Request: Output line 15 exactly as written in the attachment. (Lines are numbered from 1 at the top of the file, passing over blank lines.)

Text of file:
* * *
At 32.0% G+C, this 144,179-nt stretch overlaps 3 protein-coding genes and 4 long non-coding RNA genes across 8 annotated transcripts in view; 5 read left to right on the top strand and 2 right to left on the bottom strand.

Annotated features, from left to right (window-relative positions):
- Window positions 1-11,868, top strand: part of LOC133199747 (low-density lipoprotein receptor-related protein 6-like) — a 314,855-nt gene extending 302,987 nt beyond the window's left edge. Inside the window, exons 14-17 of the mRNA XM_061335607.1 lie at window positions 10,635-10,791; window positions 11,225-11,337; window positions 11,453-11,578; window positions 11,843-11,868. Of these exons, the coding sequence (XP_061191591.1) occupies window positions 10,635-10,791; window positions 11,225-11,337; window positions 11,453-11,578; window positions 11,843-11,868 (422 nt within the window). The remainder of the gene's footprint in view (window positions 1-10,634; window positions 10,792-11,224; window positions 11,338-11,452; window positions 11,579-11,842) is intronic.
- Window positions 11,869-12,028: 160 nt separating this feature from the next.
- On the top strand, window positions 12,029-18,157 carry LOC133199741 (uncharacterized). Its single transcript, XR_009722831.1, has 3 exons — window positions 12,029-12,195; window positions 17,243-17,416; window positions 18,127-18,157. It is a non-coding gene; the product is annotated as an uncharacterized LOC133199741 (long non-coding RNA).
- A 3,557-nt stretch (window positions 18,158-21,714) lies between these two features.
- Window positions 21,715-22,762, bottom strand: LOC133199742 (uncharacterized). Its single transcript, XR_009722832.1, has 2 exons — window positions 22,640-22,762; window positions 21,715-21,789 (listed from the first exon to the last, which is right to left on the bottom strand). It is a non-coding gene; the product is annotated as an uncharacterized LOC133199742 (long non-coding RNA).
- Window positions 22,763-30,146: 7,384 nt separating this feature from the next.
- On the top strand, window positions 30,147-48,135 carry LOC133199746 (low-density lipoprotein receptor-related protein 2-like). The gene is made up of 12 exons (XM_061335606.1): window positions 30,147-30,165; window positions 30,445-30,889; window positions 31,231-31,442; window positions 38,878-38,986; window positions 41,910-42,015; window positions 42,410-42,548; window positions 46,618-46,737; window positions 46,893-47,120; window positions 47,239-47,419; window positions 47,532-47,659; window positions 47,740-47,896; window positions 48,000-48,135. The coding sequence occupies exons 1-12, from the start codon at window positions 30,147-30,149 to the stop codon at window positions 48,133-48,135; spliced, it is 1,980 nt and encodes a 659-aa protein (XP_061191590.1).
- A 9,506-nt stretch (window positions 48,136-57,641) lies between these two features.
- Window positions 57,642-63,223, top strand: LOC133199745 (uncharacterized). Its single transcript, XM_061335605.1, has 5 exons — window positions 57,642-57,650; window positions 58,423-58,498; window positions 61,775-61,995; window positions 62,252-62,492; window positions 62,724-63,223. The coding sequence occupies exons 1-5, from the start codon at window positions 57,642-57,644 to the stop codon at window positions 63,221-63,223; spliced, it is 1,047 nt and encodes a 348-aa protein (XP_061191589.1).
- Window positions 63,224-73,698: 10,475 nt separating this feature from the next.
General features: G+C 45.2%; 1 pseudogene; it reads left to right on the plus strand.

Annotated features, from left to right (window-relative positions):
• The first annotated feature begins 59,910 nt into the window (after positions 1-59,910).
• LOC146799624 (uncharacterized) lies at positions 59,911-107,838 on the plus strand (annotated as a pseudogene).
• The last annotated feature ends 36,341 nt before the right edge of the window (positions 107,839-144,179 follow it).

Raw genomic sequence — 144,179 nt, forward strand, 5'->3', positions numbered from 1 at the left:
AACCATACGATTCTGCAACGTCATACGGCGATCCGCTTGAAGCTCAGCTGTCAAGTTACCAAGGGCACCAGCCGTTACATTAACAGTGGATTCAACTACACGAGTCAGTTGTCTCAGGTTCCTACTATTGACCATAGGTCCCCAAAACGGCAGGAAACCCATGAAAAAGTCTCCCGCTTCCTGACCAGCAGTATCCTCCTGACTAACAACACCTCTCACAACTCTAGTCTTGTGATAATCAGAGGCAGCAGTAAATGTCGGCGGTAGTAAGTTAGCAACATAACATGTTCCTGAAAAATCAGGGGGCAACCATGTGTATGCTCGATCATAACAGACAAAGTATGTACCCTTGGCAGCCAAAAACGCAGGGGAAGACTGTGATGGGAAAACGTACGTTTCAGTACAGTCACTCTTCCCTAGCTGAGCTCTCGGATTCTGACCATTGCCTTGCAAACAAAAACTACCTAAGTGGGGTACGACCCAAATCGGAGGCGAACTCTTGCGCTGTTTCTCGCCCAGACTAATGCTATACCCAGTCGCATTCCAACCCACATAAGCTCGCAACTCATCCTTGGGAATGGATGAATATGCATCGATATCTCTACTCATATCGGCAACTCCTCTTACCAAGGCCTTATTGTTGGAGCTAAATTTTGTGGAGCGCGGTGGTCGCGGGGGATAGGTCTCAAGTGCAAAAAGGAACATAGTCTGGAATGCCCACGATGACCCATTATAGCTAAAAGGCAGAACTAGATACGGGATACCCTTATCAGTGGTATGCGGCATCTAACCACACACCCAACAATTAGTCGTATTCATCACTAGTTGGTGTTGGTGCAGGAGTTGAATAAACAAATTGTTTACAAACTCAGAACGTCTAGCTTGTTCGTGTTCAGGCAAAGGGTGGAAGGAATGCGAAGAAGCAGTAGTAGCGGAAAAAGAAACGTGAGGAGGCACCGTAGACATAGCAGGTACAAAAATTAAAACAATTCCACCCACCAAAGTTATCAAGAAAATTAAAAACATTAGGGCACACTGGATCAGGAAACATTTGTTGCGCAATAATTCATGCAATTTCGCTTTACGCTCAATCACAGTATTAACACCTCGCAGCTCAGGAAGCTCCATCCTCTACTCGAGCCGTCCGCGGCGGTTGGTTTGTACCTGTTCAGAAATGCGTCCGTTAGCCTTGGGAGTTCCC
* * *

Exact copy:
• The first annotated feature begins 59,910 nt into the window (after positions 1-59,910).